Garfield County Museum
Photo courtesy: Garfield Museum
Hell Creek State Park
Photo courtesy: Hell Creek State Park
PaleoWorld Research Foundation
Photo courtesy: PaleoWorld Inc.
Along the banks of Big Dry Creek and straddling Montana Highway 200, Jordan was founded in about 1896 by Arthur Jordan. He asked that the town take the name of a friend from Miles City who was also named Jordan. Jordan and the surrounding expanse of range land is cowboy country and the place retains an Old West flavor.
This seat of Garfield County is your entry to some of the most remote and beautiful mix of deep river canyons, badlands and prairie wilderness in the west. The most rugged of the terrain is part of the 1,100,000-acre Charles M. Russell Wildlife Refuge which surrounds Fort Peck Lake in a 200-mile-long strip. Wildlife abounds out here; antelope, elk, mule deer, white-tailed deer, wild turkeys, sage grouse and numerous waterfowl make these wildlands their home.
The terrain between Jordan and Circle is famous amongst paleontologists for its fantastic fossil beds. Dinosaurs and prehistoric creatures once roamed here. In 1904, Tyrannosaurus Rex was discovered near Jordan in the Hell Creek Formation. A member of the Montana Dinosaur Trail, the Garfield County Museum has a full-size Triceratops cast from the original fossils excavated just north of Jordan. There are several other fossils, including the massive head of the T-Rex. The museum also houses homesteading displays, including a homestead cabin and an old blacksmith shop.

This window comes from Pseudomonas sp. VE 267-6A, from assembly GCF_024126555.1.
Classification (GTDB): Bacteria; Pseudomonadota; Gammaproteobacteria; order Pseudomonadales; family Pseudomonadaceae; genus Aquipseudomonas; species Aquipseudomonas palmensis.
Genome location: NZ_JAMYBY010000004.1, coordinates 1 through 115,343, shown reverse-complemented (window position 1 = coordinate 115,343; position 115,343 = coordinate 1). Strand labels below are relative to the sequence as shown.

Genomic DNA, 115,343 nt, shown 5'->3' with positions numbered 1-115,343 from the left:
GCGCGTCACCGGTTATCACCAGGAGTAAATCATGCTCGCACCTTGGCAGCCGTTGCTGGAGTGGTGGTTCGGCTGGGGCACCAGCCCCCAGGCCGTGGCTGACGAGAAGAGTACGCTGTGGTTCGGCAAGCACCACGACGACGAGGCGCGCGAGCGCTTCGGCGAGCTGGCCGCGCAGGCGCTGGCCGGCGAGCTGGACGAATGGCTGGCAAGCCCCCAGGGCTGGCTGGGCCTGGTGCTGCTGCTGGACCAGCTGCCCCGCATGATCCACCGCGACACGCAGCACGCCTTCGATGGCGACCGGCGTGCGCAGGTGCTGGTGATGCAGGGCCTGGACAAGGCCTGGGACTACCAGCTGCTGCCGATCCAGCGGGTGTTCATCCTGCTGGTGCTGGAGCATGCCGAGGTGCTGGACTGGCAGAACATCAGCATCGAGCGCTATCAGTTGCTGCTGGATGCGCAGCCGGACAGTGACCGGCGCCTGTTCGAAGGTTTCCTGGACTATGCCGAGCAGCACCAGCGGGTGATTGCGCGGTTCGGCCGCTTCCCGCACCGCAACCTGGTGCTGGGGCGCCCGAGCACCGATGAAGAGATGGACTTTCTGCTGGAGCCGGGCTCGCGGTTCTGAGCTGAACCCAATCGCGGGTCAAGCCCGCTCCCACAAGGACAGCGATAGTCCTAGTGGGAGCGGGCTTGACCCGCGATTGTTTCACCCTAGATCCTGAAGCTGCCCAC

Jordon is just south of the Hell Creek State Park, which is considered Hell Creek Arm of Fort Peck Lake. The lake provides facilities for most water sports, as well as, excellent walleye fishing. Hell Creek also serves as a launching point for boat camping in the wild and scenic Missouri Breaks.